I believe that the best way forward is the way that will provide the most opportunities for each child, something I know Sen. Patrick supports.

Not every child learns for the same purpose, not every child thrives in the same settings and schools.

Limiting a child to just one opportunity does nothing more than limit that child's future.

The way forward must involve more public charter schools, which offer parents a tuition-free alternative to their neighborhood school.

These innovative public schools already serve more than 150,000 students across Texas, with more than 100,000 students on waiting lists.

It's also time to introduce scholarship programs that give students a choice, especially those who are locked into low-performing schools.

Of course, all that has to be done in a fashion that continues to encourage teachers and administrators in traditional schools to produce excellent students.

In addition to a choice of schools, we should also give students more flexibility in the courses they take in high school to prepare them for whatever their goals may be, without sacrificing our rigorous academic standards.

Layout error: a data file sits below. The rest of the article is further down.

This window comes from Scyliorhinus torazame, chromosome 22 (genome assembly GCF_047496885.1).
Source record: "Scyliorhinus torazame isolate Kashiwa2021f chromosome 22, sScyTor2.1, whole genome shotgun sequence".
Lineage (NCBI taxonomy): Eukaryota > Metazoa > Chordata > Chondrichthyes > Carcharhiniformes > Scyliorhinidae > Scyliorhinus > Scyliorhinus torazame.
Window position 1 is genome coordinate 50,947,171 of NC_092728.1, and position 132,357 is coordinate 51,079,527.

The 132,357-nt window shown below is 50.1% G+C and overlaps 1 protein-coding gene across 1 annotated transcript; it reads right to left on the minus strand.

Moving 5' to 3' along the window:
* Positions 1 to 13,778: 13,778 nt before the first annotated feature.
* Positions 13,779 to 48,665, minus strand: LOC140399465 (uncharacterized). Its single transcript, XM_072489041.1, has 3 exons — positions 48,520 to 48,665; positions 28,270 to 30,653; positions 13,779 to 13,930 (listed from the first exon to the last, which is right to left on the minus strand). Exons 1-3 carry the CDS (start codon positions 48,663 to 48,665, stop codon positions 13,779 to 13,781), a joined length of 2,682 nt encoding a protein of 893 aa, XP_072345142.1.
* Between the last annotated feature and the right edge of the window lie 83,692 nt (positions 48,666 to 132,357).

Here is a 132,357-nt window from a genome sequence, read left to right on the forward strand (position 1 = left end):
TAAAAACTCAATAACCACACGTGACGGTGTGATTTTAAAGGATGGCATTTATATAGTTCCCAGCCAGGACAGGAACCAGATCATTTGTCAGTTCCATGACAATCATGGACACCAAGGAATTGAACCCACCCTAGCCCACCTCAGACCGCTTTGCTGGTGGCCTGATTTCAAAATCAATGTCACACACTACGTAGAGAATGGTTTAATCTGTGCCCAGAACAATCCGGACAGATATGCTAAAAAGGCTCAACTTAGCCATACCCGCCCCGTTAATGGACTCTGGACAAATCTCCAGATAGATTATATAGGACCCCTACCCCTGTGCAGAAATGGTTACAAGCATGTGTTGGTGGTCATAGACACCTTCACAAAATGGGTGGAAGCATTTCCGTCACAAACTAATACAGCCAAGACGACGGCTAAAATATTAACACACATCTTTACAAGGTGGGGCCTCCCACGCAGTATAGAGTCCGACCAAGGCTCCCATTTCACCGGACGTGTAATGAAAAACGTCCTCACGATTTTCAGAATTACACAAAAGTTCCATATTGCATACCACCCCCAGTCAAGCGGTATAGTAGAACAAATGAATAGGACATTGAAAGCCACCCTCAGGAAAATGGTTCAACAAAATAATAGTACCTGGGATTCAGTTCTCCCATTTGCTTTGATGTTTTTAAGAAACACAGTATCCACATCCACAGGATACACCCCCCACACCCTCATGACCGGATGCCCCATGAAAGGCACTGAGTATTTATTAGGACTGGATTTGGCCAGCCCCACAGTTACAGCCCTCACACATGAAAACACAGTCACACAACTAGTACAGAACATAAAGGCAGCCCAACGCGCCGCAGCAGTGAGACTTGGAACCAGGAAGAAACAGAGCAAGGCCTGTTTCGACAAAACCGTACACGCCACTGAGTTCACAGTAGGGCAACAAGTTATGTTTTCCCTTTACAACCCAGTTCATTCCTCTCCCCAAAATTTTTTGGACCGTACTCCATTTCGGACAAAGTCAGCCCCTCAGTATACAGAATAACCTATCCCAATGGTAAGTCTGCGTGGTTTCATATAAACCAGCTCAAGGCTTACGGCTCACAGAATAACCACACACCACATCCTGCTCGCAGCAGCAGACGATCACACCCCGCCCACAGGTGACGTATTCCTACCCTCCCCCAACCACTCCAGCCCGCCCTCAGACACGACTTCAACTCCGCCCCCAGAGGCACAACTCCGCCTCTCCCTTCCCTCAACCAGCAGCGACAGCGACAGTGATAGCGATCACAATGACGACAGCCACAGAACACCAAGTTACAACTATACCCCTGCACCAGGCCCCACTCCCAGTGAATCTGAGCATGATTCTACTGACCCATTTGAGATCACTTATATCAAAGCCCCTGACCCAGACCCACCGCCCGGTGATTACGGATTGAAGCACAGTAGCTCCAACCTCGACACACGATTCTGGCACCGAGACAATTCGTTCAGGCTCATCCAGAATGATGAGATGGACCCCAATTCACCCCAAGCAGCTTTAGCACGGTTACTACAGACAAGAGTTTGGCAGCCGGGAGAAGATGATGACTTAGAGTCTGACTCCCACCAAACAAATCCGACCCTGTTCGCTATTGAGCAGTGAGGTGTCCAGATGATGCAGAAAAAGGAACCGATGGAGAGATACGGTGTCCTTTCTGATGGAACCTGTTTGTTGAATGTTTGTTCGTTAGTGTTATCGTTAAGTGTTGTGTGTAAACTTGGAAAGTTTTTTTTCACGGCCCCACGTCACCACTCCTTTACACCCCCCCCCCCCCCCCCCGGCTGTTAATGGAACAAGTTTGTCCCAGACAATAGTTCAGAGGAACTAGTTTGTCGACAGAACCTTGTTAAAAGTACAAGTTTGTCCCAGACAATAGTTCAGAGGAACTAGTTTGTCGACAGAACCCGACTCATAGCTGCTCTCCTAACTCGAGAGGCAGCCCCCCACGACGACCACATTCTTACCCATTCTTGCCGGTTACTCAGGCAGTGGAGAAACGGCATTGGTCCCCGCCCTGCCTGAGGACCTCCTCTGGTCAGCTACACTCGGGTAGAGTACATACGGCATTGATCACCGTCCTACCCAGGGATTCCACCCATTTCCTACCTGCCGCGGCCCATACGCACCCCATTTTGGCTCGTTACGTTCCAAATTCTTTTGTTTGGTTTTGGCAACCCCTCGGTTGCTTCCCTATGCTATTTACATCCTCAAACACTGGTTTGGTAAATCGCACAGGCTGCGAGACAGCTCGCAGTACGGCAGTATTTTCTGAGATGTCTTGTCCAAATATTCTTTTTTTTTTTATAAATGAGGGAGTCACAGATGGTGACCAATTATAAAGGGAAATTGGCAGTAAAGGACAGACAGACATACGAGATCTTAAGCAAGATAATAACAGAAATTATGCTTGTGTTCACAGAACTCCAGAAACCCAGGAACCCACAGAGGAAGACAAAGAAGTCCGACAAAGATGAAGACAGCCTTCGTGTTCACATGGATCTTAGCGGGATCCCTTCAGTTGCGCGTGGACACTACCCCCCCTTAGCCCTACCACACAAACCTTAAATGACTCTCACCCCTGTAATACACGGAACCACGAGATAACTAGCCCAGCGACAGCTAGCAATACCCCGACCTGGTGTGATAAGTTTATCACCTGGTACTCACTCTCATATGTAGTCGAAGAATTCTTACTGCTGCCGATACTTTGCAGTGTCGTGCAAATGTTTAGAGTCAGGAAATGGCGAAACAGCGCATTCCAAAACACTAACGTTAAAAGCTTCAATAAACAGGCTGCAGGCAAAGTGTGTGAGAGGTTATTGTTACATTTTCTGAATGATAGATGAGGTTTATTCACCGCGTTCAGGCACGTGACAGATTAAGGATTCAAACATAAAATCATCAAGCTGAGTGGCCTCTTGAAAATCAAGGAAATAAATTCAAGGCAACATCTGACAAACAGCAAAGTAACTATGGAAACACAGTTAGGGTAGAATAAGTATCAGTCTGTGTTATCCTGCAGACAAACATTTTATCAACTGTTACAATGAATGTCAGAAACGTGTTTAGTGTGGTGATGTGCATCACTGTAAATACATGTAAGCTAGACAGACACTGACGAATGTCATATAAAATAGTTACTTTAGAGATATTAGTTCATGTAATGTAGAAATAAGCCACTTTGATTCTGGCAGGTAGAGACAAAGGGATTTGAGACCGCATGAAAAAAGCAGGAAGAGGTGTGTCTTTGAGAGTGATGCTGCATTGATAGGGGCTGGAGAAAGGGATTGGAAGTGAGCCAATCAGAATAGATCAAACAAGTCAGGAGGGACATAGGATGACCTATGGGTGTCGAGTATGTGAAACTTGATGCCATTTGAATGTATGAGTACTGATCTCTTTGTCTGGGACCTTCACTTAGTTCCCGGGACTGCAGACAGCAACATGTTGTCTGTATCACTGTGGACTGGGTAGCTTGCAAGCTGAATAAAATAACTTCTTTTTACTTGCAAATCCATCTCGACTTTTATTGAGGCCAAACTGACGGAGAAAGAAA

Anytime we talk about education, we have to remember that the focus has to be squarely on one specific special interest group: our students.

5 - College Education
Of course, this means that we have to make sure that college is accessible and affordable.

Two years ago, I stood here and called upon our institutions of higher learning to develop plans for degrees that cost no more than $10,000.

There were plenty of detractors at that time who insisted it couldn't be done.

However, that call inspired educators at colleges and universities across our state to step up to the plate.

Today, I'm proud to tell you that 13 Texas universities have announced plans for a $10,000 degree.

and later...
These are promising developments, but we must do everything we can to continue making higher education an achievable dream for all Texans.

To that end, I've called for a four-year tuition freeze for incoming freshmen, and I know Chairman Branch has been working hard on this issue.

This will provide students and families cost certainty, as their tuition will be locked in at the rate they pay their first semester for the next four years.

This will also encourage them to graduate on time, which is a problem we simply can't ignore anymore.

Currently less than 30 percent of full-time students at our four-year institutions graduate in four years, and only 58 percent have their degree in six.